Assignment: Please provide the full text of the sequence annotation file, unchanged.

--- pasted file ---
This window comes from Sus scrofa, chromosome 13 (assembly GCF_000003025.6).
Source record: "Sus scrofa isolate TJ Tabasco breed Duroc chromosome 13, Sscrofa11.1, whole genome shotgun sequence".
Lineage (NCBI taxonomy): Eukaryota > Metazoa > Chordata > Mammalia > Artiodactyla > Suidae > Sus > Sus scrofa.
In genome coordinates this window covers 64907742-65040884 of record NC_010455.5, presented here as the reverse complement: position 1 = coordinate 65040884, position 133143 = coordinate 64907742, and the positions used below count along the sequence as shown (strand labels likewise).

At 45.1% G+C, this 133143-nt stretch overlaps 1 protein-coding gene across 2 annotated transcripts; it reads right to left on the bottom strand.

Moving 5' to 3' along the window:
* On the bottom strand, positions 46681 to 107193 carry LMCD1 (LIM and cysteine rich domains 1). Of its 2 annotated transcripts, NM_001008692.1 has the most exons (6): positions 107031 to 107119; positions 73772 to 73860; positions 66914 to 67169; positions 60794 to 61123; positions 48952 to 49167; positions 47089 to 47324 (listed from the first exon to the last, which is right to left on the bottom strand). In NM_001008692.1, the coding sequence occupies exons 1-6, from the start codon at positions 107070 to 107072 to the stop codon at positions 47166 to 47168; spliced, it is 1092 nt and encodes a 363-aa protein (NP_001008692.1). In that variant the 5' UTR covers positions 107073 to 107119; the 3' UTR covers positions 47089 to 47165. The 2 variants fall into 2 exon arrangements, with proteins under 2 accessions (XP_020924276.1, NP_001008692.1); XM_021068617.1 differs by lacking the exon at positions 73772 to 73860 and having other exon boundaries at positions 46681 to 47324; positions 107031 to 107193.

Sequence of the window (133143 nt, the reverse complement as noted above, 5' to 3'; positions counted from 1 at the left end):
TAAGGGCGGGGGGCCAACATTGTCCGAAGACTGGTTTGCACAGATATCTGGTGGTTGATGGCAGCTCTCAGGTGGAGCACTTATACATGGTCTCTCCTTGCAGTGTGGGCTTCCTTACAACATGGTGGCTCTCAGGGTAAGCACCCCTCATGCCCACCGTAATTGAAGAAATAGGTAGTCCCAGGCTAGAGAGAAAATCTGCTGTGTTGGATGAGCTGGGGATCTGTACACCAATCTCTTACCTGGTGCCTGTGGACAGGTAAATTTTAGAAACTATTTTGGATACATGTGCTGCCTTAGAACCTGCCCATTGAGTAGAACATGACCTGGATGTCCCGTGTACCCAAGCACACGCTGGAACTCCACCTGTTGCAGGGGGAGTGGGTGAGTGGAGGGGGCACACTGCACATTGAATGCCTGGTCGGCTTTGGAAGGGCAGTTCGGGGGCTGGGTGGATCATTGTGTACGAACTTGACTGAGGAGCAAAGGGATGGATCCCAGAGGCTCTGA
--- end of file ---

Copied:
This window comes from Sus scrofa, chromosome 13 (assembly GCF_000003025.6).
Source record: "Sus scrofa isolate TJ Tabasco breed Duroc chromosome 13, Sscrofa11.1, whole genome shotgun sequence".
Lineage (NCBI taxonomy): Eukaryota > Metazoa > Chordata > Mammalia > Artiodactyla > Suidae > Sus > Sus scrofa.
In genome coordinates this window covers 64907742-65040884 of record NC_010455.5, presented here as the reverse complement: position 1 = coordinate 65040884, position 133143 = coordinate 64907742, and the positions used below count along the sequence as shown (strand labels likewise).

At 45.1% G+C, this 133143-nt stretch overlaps 1 protein-coding gene across 2 annotated transcripts; it reads right to left on the bottom strand.

Moving 5' to 3' along the window:
* On the bottom strand, positions 46681 to 107193 carry LMCD1 (LIM and cysteine rich domains 1). Of its 2 annotated transcripts, NM_001008692.1 has the most exons (6): positions 107031 to 107119; positions 73772 to 73860; positions 66914 to 67169; positions 60794 to 61123; positions 48952 to 49167; positions 47089 to 47324 (listed from the first exon to the last, which is right to left on the bottom strand). In NM_001008692.1, the coding sequence occupies exons 1-6, from the start codon at positions 107070 to 107072 to the stop codon at positions 47166 to 47168; spliced, it is 1092 nt and encodes a 363-aa protein (NP_001008692.1). In that variant the 5' UTR covers positions 107073 to 107119; the 3' UTR covers positions 47089 to 47165. The 2 variants fall into 2 exon arrangements, with proteins under 2 accessions (XP_020924276.1, NP_001008692.1); XM_021068617.1 differs by lacking the exon at positions 73772 to 73860 and having other exon boundaries at positions 46681 to 47324; positions 107031 to 107193.

Sequence of the window (133143 nt, the reverse complement as noted above, 5' to 3'; positions counted from 1 at the left end):
TAAGGGCGGGGGGCCAACATTGTCCGAAGACTGGTTTGCACAGATATCTGGTGGTTGATGGCAGCTCTCAGGTGGAGCACTTATACATGGTCTCTCCTTGCAGTGTGGGCTTCCTTACAACATGGTGGCTCTCAGGGTAAGCACCCCTCATGCCCACCGTAATTGAAGAAATAGGTAGTCCCAGGCTAGAGAGAAAATCTGCTGTGTTGGATGAGCTGGGGATCTGTACACCAATCTCTTACCTGGTGCCTGTGGACAGGTAAATTTTAGAAACTATTTTGGATACATGTGCTGCCTTAGAACCTGCCCATTGAGTAGAACATGACCTGGATGTCCCGTGTACCCAAGCACACGCTGGAACTCCACCTGTTGCAGGGGGAGTGGGTGAGTGGAGGGGGCACACTGCACATTGAATGCCTGGTCGGCTTTGGAAGGGCAGTTCGGGGGCTGGGTGGATCATTGTGTACGAACTTGACTGAGGAGCAAAGGGATGGATCCCAGAGGCTCTGA